CNN’s ‘Champions for Change’ spotlights 10 innovators leading the charge to a better world with new ideas and groundbreaking solutions
The special week-long event launches Sunday, September 13th across CNN, and culminates in a one-hour special hosted by John Berman and Alisyn Camerota on Saturday, September 19th at 10 pm ET/PT.
NEW YORK – Sept. 9, 2020 – Beginning on Sunday, September 13th, CNN will air Champions for Change, a week-long special event spotlighting pioneers challenging the status quo. The special will feature ten transformative individuals — each with their own causes, obstacles and triumphs– who share their first-person narratives.
On Saturday, September 19 at 10pm ET/PT, CNN’s John Berman and Alisyn Camerota anchor an hour-long television special that includes updates from Dr. Sanjay Gupta and Bill Weir of champions from previous years.
Below is the list of the incredible individuals who are this year’s Champions for Change:
Dr. Demetrio Aguila and the M25 Program at Healing Hands of Nebraska
Nebraska surgeon Demetrio Aguila was stunned to learn that many of his operations led to financial ruin for his patients, even some with insurance. So he came up with a community-wide initiative that lets patients pay for their surgeries with volunteer hours instead of money. It’s called the M25 program, a cooperative effort between Dr. Aguila’s practice and nearby non-profit organizations. The arrangement is a bold response to the often ruinous personal health expenses so many patients face.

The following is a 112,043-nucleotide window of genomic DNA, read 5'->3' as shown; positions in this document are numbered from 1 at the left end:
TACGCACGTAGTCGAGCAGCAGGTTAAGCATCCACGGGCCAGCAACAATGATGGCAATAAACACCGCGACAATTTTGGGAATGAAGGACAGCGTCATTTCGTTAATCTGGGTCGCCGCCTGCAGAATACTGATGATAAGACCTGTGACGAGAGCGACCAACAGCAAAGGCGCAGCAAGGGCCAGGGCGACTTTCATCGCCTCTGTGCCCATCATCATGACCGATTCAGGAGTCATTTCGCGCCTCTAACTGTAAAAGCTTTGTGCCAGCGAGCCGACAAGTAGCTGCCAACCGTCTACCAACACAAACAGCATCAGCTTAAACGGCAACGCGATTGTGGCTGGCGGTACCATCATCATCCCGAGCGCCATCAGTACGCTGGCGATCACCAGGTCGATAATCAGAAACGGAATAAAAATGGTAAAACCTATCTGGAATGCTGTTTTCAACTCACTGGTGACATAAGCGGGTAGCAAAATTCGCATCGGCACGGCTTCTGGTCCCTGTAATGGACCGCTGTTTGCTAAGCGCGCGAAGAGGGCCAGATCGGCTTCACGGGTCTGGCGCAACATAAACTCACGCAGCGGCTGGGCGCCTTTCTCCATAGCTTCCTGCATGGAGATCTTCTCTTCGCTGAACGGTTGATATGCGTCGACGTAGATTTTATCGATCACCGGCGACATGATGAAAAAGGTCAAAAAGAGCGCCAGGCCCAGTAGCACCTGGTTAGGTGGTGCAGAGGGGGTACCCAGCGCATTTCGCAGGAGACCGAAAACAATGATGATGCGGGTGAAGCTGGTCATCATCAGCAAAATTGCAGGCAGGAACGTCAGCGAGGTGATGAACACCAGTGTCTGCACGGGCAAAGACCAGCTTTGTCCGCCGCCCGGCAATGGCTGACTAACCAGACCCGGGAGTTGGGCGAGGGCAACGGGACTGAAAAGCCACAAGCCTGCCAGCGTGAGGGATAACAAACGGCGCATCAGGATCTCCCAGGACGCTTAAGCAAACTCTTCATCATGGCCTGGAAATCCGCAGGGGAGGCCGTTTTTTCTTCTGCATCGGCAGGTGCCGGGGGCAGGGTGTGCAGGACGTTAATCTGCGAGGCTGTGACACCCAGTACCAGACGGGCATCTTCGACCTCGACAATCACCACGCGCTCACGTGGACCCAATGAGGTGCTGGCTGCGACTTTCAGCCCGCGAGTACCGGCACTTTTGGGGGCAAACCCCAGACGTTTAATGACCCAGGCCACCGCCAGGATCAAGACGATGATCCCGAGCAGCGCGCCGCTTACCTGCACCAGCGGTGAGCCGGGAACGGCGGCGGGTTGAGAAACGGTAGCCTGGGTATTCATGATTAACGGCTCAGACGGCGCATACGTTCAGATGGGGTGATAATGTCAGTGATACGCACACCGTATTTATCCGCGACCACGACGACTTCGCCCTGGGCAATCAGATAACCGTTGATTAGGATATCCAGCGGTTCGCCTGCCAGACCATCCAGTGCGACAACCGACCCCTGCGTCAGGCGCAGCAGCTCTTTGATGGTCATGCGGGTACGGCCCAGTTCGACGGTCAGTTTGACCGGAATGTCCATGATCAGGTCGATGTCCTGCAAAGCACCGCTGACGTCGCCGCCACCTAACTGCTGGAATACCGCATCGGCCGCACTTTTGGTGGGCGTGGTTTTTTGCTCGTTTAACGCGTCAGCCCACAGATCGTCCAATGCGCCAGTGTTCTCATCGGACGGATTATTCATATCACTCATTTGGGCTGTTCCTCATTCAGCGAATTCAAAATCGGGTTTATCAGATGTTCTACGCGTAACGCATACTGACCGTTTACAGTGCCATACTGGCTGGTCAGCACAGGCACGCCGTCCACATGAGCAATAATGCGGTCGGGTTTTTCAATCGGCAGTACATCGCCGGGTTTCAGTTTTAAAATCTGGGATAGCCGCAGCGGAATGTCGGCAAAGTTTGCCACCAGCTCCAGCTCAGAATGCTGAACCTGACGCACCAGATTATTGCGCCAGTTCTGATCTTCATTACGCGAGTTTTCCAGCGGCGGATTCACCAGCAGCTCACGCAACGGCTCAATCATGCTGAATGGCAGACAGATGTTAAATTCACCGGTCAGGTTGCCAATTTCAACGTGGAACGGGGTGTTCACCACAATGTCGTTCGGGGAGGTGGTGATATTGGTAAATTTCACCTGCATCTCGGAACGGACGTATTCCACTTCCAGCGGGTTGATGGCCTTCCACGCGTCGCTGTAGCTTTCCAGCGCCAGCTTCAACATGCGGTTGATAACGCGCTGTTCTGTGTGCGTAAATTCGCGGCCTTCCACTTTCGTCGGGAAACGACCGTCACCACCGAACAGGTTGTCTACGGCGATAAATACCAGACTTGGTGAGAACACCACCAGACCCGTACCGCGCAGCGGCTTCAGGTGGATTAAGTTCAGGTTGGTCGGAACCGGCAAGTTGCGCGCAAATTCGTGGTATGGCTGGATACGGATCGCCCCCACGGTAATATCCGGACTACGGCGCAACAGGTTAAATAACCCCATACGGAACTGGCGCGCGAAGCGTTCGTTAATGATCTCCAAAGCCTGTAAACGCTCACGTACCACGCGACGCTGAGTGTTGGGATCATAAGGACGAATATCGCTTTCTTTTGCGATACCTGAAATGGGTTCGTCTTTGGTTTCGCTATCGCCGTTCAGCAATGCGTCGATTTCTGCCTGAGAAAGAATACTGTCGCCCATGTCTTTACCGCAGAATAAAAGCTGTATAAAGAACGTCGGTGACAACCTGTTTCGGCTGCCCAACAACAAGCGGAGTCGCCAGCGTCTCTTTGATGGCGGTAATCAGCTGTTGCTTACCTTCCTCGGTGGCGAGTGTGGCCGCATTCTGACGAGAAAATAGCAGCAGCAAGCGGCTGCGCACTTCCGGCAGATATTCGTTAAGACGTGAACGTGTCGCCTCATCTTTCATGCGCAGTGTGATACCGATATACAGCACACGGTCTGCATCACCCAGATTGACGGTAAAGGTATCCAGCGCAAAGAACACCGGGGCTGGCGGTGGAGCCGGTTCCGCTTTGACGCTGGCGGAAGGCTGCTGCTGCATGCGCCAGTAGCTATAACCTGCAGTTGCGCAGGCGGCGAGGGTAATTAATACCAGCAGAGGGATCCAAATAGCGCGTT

Kevin Barber and Wheels of Change
Kevin Barber is just 19 years old. But the college sophomore has been changing lives for years. Through his “Wheels of Change” program, Barber empowers homeless people to work their way into better lives by earning fair wages cleaning San Diego’s public spaces. The young activist coordinates with city officials and shelters to grow the program and adapt it to the challenges posed by the coronavirus pandemic. Along the way, San Diego’s citizens benefit with a cleaner city, polished up by homeless people who are also polishing up themselves and feeling relevant again.
Judaline Cassidy and Tools and Tiaras
Plumber Judaline Cassidy knows all about breaking through walls and changing the flow. With more than 20 years on the job, the proud tradeswoman is encouraging girls to follow in her bootsteps. Through her “Tools and Tiaras” program, Cassidy runs camps, monthly workshops and mentoring programs that introduce girls to construction trades like plumbing, carpentry and electrical. Cassidy calls her participants “princess warriors,” and her program is redefining the girls’ goals and ideas about what’s possible for their futures in the trades.
Carla Gautier Castro and KONTi Design Build Studio
A Puerto Rican architect is looking to revolutionize housing in disaster-prone areas by building stormproof homes out of shipping containers. Carla Gautier Castro was shocked by Hurricane Maria’s total devastation in Puerto Rico three years ago. She was further surprised by the prohibitively high rebuilding costs. The third-generation architect searched for a fast way to build durable but comfortable housing. Her company, KONTi Design Build Studio came up with ways to turn steel shipping containers into quaint houses and service buildings that have proved their mettle. In the aftermath of Puerto Rico’s recent earthquakes, the non-profit Americas for Conservation and the Arts used a KONTi container house as a health command center.
Lual Mayen and Junub Games